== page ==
Portable Rockwell Hardness Tester

Discussion in 'Knife Maker Shop Talk' started by BrandantR, Dec 19, 2016.

  1. BrandantR

    BrandantR Well-Known Member

    In contemplating what my next tool purchase will be for my little shop might be, I've been considering a hardness tester. Until now, I've had to rely on the information from other makers' heat treat recipes to get somewhere within the goal hardness for my blades. I'm a little controlling by nature, and the not knowing for sure where my blades are coming in on the hardness scale is killing me. In my research, I've come across several portable versions of rockwell hardness testers that have got me intrigued. My shop is very small, it's tiny actually, and I really don't have room for a bench-top model. Having something small and portable would be ideal for my situation. I'm wondering if anyone has had experience using something like this? I certainly want a tool that will be reasonably accurate, so if these aren't very good, I'll look for something else. Otherwise, I might have to take the plunge. Any insight would be greatly appreciated.

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  2. franklin

    franklin Well-Known Member

    Wish I could help but thinking I need to watch this thread seeing I am in the same boat as
    you. Really wish they would come out with one made for knifemaking at a little better price, used will be how I get one. I hope you better luck then me.
     
  3. busted knuckles

    busted knuckles Well-Known Member

    I believe The tester that you posted is Chinese knock off of an ames model #1. I own an ames#1 and can attest to the accuracy and precision of this tester. Not sure of the knock off, I'd be interested to find out as they're selling for about %25 of the cost of an ames.
    I'd recommend finding out about the penetrator points that come with this, as a replacement ames diamond point is quite pricy!

    If it is an ames, go for it! They make a good product.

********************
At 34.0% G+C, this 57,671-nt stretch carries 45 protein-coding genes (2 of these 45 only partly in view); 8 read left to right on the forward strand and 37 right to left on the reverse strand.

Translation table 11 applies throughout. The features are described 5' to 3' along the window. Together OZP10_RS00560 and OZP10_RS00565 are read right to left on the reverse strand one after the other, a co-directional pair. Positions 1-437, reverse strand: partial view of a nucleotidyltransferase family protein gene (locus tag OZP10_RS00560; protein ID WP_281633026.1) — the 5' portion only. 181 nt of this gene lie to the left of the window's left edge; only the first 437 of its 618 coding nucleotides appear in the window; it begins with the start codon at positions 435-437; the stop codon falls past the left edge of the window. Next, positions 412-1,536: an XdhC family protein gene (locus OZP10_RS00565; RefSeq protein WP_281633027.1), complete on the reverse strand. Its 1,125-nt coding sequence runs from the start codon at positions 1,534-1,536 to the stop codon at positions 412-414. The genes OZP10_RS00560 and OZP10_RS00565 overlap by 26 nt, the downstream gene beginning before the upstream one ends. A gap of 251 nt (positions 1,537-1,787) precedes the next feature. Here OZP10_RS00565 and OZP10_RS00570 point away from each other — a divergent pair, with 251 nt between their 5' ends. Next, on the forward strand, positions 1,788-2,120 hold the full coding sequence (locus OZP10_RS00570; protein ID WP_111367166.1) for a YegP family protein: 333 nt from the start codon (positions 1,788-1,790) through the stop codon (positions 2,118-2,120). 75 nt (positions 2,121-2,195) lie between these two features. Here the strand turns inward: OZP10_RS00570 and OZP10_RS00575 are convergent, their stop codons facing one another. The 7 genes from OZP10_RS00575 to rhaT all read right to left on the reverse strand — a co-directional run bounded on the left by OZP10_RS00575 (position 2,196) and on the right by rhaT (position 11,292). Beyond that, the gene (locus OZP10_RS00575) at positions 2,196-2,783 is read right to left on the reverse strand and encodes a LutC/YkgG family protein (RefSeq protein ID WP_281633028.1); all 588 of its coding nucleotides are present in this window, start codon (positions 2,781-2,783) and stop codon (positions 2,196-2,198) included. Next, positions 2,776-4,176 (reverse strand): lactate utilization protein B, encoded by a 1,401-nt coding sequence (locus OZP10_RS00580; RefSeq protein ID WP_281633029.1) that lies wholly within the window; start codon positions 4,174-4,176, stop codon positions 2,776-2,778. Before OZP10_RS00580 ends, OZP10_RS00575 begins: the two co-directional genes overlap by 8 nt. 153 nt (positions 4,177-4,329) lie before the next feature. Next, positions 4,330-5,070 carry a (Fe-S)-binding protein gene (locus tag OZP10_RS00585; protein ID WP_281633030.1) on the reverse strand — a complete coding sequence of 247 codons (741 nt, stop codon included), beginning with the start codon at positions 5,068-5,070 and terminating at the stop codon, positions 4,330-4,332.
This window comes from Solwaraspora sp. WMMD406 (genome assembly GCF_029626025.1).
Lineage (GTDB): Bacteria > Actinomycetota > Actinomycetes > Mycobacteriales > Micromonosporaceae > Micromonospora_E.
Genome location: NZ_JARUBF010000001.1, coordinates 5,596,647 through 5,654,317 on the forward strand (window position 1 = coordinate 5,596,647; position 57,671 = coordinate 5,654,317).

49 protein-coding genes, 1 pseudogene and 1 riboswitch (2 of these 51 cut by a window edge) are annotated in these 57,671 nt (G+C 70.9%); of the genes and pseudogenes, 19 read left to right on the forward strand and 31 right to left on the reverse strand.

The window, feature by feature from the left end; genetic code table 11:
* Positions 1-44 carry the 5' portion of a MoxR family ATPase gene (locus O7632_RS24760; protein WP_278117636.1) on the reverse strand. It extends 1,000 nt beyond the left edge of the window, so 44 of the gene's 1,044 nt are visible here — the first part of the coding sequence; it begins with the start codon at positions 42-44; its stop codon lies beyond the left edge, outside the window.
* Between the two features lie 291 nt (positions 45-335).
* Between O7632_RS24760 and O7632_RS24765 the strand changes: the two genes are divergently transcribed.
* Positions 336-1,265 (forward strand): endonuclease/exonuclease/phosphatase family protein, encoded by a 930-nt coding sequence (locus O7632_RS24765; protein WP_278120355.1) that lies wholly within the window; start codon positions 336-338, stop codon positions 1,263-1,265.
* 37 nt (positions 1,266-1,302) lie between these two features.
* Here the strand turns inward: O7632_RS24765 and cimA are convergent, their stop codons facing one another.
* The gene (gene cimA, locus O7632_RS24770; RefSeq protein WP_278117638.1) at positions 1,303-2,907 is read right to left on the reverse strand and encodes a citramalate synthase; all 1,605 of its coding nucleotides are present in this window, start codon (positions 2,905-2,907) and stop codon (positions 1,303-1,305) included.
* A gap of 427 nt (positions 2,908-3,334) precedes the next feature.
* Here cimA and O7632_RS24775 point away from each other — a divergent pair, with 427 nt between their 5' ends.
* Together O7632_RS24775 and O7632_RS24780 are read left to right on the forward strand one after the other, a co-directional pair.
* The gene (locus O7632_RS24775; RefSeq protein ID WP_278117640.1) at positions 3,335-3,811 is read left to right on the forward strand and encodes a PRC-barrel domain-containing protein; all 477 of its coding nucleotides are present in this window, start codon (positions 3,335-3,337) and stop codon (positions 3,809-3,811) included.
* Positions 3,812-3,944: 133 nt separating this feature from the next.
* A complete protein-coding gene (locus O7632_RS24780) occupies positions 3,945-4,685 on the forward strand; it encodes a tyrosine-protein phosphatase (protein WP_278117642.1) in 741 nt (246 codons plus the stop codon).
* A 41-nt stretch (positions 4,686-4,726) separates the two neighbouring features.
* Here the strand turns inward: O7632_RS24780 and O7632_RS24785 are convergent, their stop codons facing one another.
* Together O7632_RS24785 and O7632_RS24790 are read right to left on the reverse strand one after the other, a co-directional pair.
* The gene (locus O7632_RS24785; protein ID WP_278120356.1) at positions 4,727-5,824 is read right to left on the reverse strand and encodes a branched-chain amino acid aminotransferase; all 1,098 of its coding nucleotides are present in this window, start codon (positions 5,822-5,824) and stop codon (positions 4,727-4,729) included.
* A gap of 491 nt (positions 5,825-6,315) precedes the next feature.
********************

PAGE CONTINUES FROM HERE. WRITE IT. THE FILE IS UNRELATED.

And it is nice to know where you blades fall on the rockwell scale. You may be surprised by what you find out, I sure was!
    Good luck.

    PS: make sure you get the base, if you don't you'll soon curse yourself for only having two hands! (Ask me how I know)
     
    Last edited: Dec 21, 2016
  4. Doug Lester

    Doug Lester Well-Known Member

    Just be aware that knowing the hardness of a blade is not the end all and be all of knife performance. It has to correlate to some level of performance in the blade such as edge holding ability, which usually increases with hardness, and toughness, which usually decreases with hardness. A Rockwell tester will also give you no idea of the grain or carbide sizes in the blade or the distribution of the carbides in the blade. It will also give might give you some indication that there is too much retained austenite when you can't reach the as quenched hardness you're looking for but it can't really detect it. For all those things you need something that can't fit into a small shop, a scanning electron microscope and all the equipment need to prepare a specimen for examination. A Rockwell tester does not say all that much about a blade and it has to be used correctly, like having parallel surfaces. which means that you can't accurately test the edge. That might not be a big problem if you are dealing with a steel with deep hardenability but with a shall hardening steel the hardness of the recasso will probably be lower that the hardness of the edge.

    Doug
     
  5. KenH

    KenH Well-Known Member

    That looks like this one from ebay for $644 shipped from China? http://www.ebay.com/itm/232110540107?

    Looks like it might use the same diamond tip as the HR150A which are available for $12 or so shipped. The HR150A is $850 shipped from Grizzly, so the one shown is $200 saved.
     
  6. BrandantR

    BrandantR Well-Known Member

    I appreciate everyone taking the time to comment. All good information. I don't have the funds right now, but I think I'll make one of these my next tool purchase.
     
  7. Wayne Coe

    Wayne Coe Forum Owner - Moderator

    For compact and reasonably priced check into the hardness files. Tracy is out of stock right now but check back with him.
     

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